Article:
apple is trying to prevent their code from running on "unsigned" hardware. that implies the private key is in the paladium chip so it can "sign" a token sent by the OS. that's the worst case senario, and it will just take a few months to reverse engineer and distribute apple's private key along with pearpc (yes, you can read the key from that suposedly secure chip).

another possible implementation is that the chip just sends an "apple" id. maybe s string of text or something like that. that's even easier to circumvent.

don't be fooled by their marketing, pearpc will work just fine, albeit maybe illegally in the US (and canada soon). thanks to the DMCA

Re:Hands up all the surprised people (2, Insightful)

jmorris42 (1458) | more than 9 years ago | (#13211683)

> i know what you'll say. "microsoft managed it with the xbox". which is
> bogus, microsoft's problem is the complete opposite as this one.
> microsoft is trying to prevent unsigned code from running on "their"
> hardware.

This situation isn't a lot different except they will allow unsigned code (WinXP or Linux) to boot instead of OSX. But once loaded it is a variant of the same thing, don't allow any unsigned code into ring0. And it wouldn't be all that much of a stretch for them to go total X-Box and lock any unsigned OS out.

But I sure hope you are right about it being cracked soon because if it isn't we are hosed. The initial posts here confirm that the Apple fanboys are more than willing to drink the Kool-Aid if Apple is serving it up.

Which means Microsoft will be forced to push up the rollout of similar lockdowns for Shorthorn because if they don't Apple will have all the video over net business locked up and Hollywood won't let Bill play.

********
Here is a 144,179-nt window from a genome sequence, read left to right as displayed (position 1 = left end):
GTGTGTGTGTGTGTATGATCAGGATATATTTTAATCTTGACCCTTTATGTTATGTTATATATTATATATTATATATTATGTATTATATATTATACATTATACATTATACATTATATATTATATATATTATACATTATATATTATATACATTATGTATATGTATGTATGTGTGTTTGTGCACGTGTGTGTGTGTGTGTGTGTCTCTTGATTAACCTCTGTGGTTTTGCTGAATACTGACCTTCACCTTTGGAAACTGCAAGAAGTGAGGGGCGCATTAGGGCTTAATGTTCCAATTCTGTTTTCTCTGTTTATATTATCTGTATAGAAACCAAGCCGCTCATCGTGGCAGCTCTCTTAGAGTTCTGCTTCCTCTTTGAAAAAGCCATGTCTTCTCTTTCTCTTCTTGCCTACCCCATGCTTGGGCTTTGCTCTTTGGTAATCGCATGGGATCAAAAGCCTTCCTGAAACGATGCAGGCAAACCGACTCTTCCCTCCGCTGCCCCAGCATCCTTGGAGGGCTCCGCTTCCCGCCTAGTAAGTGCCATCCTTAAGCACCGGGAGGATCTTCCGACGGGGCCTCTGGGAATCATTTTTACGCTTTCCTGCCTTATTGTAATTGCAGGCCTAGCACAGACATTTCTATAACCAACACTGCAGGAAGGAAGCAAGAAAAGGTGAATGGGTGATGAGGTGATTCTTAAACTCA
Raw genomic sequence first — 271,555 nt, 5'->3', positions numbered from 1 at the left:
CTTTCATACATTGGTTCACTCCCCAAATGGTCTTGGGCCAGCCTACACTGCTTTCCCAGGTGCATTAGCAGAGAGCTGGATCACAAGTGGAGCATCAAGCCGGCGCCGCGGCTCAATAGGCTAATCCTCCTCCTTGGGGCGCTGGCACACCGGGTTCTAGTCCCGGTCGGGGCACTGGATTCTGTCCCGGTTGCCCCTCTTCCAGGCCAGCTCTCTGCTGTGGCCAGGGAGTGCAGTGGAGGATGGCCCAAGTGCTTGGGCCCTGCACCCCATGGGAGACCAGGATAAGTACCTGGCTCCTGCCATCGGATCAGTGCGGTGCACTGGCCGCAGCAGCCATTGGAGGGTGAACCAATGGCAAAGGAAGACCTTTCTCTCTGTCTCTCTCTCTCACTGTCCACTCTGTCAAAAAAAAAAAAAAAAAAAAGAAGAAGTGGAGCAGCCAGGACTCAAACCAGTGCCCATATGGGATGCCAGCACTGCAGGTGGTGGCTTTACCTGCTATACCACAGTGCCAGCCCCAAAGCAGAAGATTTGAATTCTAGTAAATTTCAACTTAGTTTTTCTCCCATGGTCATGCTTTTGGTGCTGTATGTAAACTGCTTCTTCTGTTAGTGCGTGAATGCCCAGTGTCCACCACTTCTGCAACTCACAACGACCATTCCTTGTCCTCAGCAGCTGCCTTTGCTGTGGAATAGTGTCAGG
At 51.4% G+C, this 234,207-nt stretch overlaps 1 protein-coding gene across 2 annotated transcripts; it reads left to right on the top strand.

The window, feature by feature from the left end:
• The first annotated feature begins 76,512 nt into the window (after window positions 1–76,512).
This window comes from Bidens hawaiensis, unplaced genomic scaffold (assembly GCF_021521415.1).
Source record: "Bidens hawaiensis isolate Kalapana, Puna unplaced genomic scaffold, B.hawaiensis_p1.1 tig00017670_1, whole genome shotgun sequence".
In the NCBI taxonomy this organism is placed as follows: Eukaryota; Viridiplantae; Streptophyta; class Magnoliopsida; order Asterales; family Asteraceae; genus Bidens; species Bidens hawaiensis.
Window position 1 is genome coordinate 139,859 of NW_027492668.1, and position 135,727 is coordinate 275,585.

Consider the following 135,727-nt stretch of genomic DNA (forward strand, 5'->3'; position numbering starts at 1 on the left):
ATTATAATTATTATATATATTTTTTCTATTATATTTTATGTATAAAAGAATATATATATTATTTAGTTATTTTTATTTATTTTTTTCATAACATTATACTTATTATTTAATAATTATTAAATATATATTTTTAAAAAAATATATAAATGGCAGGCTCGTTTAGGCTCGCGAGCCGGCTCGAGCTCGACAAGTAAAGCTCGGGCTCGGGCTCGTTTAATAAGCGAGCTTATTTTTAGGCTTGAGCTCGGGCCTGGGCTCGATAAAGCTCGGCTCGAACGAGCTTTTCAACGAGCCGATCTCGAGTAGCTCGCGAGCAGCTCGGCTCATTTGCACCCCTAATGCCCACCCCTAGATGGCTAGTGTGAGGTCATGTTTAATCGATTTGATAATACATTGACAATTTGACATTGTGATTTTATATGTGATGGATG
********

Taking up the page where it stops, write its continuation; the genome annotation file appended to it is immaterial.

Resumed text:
And of course while they are at it they can lock out bootleg Windows licenses forever, win-win for them. And if not outright outlaw Linux, at least make sure only generic whitebox motherboards from Taiwan run it. The Dell and HPs will all be locked to the copy of Windows married to their TCPA module during manufacturing. And when the non-crazed Apple Fanboy civil libertarians complain they can, with a totally straight face, claim they HAD to.

Thank you Steve Jobs. Fucktard.

Re:Hands up all the surprised people (1)

KillShill (877105) | more than 9 years ago | (#13211609)

or they can stop being dicks and let the market decide what they want to do with purchased copies of os x and on what machines to run them on.

yeah it's not going to happen but whatever.

DRM is never in the favor of the end user. that's a lesson every person buying anything electronic needs to learn. the sooner the better.

Gentlemen, start your debuggers (5, Funny)

Jeremi (14640) | more than 9 years ago | (#13211513)

The first person to crack this DRM implementation will win a free story about it on Slashdot!

Re:Gentlemen, start your debuggers (1)

QuantumG (50515) | more than 9 years ago | (#13211529)

The way to "crack" this DRM is to rewrite the parts of the code that are "protected" by it. Or, ya know, just do some hardware hacking so you can grab a copy of the unencrypted code in memory.. not that it's easy or anything.